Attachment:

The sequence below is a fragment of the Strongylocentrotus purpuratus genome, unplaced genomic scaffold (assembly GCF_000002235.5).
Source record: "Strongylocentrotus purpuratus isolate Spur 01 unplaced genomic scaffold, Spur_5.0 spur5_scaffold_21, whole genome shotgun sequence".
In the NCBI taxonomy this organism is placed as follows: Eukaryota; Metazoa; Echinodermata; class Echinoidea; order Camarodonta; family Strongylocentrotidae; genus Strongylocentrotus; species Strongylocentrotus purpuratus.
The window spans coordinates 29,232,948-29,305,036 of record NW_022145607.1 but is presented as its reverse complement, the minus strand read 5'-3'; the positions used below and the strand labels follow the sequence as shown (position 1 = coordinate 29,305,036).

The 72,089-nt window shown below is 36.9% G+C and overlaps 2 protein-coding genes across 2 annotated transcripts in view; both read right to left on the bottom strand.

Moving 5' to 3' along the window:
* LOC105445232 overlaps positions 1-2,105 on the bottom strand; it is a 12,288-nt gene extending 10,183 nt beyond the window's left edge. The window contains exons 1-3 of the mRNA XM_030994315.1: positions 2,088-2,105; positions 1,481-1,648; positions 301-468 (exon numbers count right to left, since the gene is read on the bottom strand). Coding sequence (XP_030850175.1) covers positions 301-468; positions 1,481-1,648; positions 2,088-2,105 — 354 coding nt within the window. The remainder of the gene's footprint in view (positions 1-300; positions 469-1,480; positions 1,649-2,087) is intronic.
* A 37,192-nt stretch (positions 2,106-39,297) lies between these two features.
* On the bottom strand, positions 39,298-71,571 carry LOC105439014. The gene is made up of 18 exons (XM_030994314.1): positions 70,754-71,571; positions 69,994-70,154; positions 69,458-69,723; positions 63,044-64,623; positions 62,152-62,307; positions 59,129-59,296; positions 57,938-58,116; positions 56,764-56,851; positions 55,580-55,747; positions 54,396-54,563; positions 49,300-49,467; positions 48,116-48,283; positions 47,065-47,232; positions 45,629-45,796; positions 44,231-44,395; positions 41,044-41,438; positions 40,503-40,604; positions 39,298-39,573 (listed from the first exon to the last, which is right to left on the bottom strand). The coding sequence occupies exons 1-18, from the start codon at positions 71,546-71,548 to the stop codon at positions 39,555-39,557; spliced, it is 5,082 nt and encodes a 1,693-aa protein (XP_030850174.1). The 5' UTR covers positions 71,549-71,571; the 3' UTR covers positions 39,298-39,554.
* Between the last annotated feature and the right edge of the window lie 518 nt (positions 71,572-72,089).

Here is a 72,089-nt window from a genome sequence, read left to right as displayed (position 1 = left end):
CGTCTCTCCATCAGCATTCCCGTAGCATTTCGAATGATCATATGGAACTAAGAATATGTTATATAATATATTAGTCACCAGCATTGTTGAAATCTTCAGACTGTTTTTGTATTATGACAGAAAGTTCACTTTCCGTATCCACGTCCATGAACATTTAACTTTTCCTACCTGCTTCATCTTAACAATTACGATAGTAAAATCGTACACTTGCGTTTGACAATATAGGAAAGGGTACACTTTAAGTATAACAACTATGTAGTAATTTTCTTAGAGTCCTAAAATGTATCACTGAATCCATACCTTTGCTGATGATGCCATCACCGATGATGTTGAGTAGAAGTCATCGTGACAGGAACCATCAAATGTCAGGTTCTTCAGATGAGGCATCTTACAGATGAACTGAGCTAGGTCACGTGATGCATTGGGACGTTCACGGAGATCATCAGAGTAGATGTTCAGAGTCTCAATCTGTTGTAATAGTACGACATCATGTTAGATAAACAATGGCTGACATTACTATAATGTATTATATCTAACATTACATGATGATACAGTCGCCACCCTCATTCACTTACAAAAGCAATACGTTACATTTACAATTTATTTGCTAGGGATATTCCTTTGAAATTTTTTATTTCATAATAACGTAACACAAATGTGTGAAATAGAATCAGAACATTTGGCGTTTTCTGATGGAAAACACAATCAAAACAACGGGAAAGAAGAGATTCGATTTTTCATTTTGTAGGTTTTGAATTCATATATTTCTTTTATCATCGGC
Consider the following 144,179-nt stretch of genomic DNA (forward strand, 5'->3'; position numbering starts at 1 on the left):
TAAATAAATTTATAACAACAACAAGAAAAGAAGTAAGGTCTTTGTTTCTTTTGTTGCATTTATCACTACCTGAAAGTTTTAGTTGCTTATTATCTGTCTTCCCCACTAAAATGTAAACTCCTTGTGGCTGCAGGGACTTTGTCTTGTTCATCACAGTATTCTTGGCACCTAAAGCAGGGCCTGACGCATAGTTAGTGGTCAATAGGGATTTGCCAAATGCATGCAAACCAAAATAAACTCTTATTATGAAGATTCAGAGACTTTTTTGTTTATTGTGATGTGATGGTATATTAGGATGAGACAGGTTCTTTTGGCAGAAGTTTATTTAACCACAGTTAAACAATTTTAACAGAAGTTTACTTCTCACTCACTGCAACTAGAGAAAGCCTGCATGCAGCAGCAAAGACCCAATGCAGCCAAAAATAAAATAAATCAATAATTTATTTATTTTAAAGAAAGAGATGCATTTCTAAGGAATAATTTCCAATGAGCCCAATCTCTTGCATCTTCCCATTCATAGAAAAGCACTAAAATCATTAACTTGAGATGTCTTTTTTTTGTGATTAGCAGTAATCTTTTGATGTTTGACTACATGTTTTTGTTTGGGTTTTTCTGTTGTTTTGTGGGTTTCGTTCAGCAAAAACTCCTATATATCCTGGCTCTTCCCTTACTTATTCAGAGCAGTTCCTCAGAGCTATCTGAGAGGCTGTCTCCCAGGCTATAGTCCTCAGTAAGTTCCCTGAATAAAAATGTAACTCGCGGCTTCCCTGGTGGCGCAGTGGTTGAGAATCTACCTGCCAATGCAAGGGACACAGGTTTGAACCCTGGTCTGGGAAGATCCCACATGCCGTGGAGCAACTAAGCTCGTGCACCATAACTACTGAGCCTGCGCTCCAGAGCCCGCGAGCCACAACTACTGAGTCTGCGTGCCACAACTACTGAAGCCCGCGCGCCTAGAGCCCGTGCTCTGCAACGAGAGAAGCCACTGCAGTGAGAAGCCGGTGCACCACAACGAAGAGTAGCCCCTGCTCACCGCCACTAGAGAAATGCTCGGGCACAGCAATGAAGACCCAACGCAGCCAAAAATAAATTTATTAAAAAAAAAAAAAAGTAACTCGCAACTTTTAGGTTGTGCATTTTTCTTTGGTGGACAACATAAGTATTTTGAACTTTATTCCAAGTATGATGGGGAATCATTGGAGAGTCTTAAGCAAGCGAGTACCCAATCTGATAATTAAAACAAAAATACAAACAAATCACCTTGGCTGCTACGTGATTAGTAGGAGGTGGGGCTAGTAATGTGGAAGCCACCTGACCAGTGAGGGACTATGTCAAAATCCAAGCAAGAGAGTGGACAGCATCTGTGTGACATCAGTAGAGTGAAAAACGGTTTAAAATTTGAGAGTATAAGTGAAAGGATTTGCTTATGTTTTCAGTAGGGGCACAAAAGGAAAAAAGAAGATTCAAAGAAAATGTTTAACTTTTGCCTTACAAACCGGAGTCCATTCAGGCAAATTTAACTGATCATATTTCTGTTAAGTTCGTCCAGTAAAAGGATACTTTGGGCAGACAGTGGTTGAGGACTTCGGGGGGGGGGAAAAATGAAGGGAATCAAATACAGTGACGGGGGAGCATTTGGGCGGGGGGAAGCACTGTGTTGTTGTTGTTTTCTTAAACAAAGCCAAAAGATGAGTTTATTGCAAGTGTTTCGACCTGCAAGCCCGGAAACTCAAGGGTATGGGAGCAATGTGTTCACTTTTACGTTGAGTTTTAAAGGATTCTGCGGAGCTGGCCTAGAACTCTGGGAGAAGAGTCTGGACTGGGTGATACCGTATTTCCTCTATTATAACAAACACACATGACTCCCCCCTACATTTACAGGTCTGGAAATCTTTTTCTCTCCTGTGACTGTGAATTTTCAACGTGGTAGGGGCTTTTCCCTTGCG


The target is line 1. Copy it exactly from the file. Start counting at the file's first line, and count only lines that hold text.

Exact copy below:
The sequence below is a fragment of the Strongylocentrotus purpuratus genome, unplaced genomic scaffold (assembly GCF_000002235.5).